Cultivate Your Inner Adult

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If I could share 500 words to inspire, this is the important wisdom I'd want to pass along to others...

  • Grow up. It sounds a little abrupt, I know, but not many of us manage to become real adults. There are so few role models in public life! The good news is that there is an inner adult in you. Forget about bringing out your inner child. The world is already full of childish antics and behaviors. Cultivate the inner adult in you.

    It begins with being witness to yourself. Step outside of yourself and notice what you do, how you react, and the person you become in various situations. Witness your own thinking. What thoughts do you hold that cause you to speak and act and feel the way you do? Witnessing yourself is self consciousness. This is not the self consciousness where you are worried about how you look to others. This is nonjudgmental self consciousness. Just observe yourself and take notes.

    As you are observing yourself in various situations, are you a center of influence or are you a center of attention? A center of influence is aware that every thought, emotion, word, and behavior s/he expresses has an effect. If you are in conflict with someone, you ask yourself, “What effect did my words, tone, or actions have on that person?” As a center of influence you see others in terms of their needs, not yours. This is how an adult sees the world.

    As a center of attention you see other people and the world in terms of what they have done to you, or in terms of what they should be doing for you. The universe revolves around you. As a center of attention you see others in terms of your needs, not theirs. This is how a child sees the world.

    As a center of influence you own your thoughts, feelings, words and behaviors. You see your impact. There is no blame and there is nothing to complain about. There are no excuses. You are not a victim. You are unconditionally accountable for your life. You create goals and you succeed or you fail. Failure is an opportunity for learning. Once you recognize a mistake or acknowledge a failure, you learn and move on. You do not hold yourself hostage with guilt, nor do you expect others to feel guilty over you.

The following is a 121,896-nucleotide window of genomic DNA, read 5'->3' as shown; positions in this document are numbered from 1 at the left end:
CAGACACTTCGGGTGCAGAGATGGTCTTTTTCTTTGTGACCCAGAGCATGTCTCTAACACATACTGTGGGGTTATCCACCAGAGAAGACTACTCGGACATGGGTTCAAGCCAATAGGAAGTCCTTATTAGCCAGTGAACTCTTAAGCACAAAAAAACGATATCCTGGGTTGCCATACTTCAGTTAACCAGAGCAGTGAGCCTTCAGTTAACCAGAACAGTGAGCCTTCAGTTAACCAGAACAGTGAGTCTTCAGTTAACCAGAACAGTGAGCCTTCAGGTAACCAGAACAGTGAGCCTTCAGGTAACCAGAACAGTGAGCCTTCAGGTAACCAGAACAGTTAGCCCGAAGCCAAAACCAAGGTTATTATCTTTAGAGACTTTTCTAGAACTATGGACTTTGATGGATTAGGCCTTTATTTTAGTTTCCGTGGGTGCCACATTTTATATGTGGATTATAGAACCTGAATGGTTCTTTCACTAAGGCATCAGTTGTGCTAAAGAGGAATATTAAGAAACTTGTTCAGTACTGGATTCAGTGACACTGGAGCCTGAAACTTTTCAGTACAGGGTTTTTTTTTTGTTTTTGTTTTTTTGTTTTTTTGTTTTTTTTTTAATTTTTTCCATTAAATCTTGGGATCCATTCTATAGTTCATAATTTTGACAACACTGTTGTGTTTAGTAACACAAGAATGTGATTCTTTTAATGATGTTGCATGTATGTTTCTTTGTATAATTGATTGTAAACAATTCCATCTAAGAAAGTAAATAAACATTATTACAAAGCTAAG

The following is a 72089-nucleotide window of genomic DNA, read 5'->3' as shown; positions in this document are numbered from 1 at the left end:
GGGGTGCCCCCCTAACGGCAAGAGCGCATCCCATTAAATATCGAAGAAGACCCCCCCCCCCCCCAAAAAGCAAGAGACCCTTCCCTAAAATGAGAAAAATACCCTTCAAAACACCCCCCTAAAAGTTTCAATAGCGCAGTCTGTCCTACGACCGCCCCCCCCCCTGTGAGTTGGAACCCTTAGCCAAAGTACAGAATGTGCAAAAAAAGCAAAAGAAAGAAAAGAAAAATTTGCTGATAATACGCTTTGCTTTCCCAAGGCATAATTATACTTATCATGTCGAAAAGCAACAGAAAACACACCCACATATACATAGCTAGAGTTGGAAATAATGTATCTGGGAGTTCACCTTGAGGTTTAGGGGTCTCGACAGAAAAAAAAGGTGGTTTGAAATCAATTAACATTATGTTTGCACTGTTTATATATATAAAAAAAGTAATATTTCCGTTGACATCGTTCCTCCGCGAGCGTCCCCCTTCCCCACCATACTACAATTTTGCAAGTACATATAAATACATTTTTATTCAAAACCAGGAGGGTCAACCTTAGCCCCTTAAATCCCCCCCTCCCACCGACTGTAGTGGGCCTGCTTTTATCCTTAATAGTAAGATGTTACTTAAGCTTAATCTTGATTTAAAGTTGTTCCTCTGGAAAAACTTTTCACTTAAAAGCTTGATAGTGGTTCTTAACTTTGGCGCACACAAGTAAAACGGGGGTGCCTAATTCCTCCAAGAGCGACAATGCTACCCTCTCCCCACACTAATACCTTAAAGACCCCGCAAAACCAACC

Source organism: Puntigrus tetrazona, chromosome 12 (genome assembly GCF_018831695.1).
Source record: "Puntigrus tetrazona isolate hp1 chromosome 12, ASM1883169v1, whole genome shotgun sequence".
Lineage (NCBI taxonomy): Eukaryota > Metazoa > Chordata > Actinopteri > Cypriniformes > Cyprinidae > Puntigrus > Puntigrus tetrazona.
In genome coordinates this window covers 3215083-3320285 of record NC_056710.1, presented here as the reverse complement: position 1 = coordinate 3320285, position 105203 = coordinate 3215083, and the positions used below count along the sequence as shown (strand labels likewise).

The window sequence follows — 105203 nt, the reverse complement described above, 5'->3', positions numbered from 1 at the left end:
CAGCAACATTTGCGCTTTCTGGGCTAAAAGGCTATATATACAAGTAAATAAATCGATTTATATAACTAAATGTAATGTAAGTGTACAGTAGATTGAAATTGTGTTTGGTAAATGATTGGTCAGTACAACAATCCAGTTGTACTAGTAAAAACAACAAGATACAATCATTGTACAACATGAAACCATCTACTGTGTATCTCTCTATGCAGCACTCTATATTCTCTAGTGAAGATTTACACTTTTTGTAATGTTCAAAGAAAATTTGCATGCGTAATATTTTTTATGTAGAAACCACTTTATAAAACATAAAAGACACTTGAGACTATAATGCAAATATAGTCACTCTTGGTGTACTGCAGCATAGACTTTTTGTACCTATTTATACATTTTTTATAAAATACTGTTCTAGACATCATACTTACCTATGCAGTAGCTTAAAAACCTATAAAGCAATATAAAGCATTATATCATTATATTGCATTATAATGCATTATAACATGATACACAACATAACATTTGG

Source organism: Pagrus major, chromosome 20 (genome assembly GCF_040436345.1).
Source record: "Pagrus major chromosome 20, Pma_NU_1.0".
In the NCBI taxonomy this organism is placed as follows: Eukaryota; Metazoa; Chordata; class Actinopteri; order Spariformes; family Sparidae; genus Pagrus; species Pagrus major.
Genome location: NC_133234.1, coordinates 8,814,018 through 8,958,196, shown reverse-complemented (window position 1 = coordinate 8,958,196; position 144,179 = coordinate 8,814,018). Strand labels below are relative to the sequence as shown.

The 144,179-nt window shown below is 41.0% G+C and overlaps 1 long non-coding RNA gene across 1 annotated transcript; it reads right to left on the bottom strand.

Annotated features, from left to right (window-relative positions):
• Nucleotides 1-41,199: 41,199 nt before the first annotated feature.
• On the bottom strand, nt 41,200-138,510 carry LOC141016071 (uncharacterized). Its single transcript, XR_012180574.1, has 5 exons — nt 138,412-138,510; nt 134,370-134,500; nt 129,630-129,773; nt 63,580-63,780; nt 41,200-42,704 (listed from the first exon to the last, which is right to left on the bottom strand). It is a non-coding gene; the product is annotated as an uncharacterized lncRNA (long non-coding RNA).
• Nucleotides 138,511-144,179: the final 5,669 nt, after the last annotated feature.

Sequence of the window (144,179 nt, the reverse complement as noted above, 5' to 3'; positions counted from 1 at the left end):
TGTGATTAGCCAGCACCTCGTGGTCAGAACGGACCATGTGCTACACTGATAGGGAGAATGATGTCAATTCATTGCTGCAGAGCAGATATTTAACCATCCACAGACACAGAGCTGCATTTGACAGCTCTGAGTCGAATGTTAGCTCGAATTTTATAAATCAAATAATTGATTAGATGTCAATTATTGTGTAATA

As an adult you consciously play various roles and you live your life. As a child you are your role, and life happens to you. Adults are still emotional beings who make mistakes. Awareness and ownership are the difference. You catch yourself and you make corrections. It takes lots of practice to manage your ego. The ego is the child within you, but it is not who you are. You are the witness, the observer. Who is this me who is observing? That is a grown-up question, and I hope you keep on asking it.

    William Diedrich

    William Frank Diedrich is a speaker, executive coach, and the author of three books, including Beyond Blaming: Unleashing Power and Passion in People and Organizations. Bill speaks in organizations, conferences, and churches about leadership, adult to adult relationships, moving beyond blaming, and spiritual and emotional growth. He coaches people at all levels in organizations to help them be more successful. He offers a free e-newsletter entitled Transformation Times.

    For more information, please visit and

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    1. Candace
      Candace says:

      Wow. That was great. This is one that I will re-read and re-apply to my life as needed (often). Thank you for sharing.

    2. Betty
      Betty says:

      I try wholeheartedly on a regular basis, to practice the great wisdom in this inspiring article so that I may become a better human being. Thank you for the article.


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